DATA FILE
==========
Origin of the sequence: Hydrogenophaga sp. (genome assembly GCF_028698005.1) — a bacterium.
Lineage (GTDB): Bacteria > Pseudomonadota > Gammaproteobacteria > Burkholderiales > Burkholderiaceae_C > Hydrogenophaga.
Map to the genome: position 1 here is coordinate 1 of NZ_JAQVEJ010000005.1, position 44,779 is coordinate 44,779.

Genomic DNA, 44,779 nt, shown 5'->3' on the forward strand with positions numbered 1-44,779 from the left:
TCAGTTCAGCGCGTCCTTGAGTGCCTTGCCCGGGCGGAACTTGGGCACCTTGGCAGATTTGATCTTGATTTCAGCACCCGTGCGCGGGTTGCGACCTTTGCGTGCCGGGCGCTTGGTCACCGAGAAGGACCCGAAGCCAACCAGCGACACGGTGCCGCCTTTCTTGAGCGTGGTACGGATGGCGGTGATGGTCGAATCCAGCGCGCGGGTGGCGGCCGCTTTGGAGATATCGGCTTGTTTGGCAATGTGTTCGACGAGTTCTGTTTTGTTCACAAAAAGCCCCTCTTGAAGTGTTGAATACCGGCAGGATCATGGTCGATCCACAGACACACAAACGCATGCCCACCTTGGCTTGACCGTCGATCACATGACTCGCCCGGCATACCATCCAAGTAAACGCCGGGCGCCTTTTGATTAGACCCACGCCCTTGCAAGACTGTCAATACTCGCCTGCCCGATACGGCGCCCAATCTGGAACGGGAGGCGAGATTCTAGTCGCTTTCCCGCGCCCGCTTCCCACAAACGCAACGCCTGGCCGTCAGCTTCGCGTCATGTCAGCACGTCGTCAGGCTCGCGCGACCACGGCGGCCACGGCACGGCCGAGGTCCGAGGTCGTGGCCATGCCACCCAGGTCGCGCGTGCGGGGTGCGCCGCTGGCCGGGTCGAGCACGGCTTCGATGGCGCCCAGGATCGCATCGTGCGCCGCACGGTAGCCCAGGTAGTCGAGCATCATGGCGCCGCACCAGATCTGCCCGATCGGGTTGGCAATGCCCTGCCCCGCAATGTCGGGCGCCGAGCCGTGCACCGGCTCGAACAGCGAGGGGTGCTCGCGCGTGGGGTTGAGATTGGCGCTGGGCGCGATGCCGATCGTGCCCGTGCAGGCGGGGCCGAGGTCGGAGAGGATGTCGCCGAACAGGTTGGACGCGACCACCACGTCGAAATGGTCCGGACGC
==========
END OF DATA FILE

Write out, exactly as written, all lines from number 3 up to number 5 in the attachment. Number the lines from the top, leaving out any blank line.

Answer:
Map to the genome: position 1 here is coordinate 1 of NZ_JAQVEJ010000005.1, position 44,779 is coordinate 44,779.

Genomic DNA, 44,779 nt, shown 5'->3' on the forward strand with positions numbered 1-44,779 from the left:
TCAGTTCAGCGCGTCCTTGAGTGCCTTGCCCGGGCGGAACTTGGGCACCTTGGCAGATTTGATCTTGATTTCAGCACCCGTGCGCGGGTTGCGACCTTTGCGTGCCGGGCGCTTGGTCACCGAGAAGGACCCGAAGCCAACCAGCGACACGGTGCCGCCTTTCTTGAGCGTGGTACGGATGGCGGTGATGGTCGAATCCAGCGCGCGGGTGGCGGCCGCTTTGGAGATATCGGCTTGTTTGGCAATGTGTTCGACGAGTTCTGTTTTGTTCACAAAAAGCCCCTCTTGAAGTGTTGAATACCGGCAGGATCATGGTCGATCCACAGACACACAAACGCATGCCCACCTTGGCTTGACCGTCGATCACATGACTCGCCCGGCATACCATCCAAGTAAACGCCGGGCGCCTTTTGATTAGACCCACGCCCTTGCAAGACTGTCAATACTCGCCTGCCCGATACGGCGCCCAATCTGGAACGGGAGGCGAGATTCTAGTCGCTTTCCCGCGCCCGCTTCCCACAAACGCAACGCCTGGCCGTCAGCTTCGCGTCATGTCAGCACGTCGTCAGGCTCGCGCGACCACGGCGGCCACGGCACGGCCGAGGTCCGAGGTCGTGGCCATGCCACCCAGGTCGCGCGTGCGGGGTGCGCCGCTGGCCGGGTCGAGCACGGCTTCGATGGCGCCCAGGATCGCATCGTGCGCCGCACGGTAGCCCAGGTAGTCGAGCATCATGGCGCCGCACCAGATCTGCCCGATCGGGTTGGCAATGCCCTGCCCCGCAATGTCGGGCGCCGAGCCGTGCACCGGCTCGAACAGCGAGGGGTGCTCGCGCGTGGGGTTGAGATTGGCGCTGGGCGCGATGCCGATCGTGCCCGTGCAGGCGGGGCCGAGGTCGGAGAGGATGTCGCCGAACAGGTTGGACGCGACCACCACGTCGAAATGGTCCGGACGC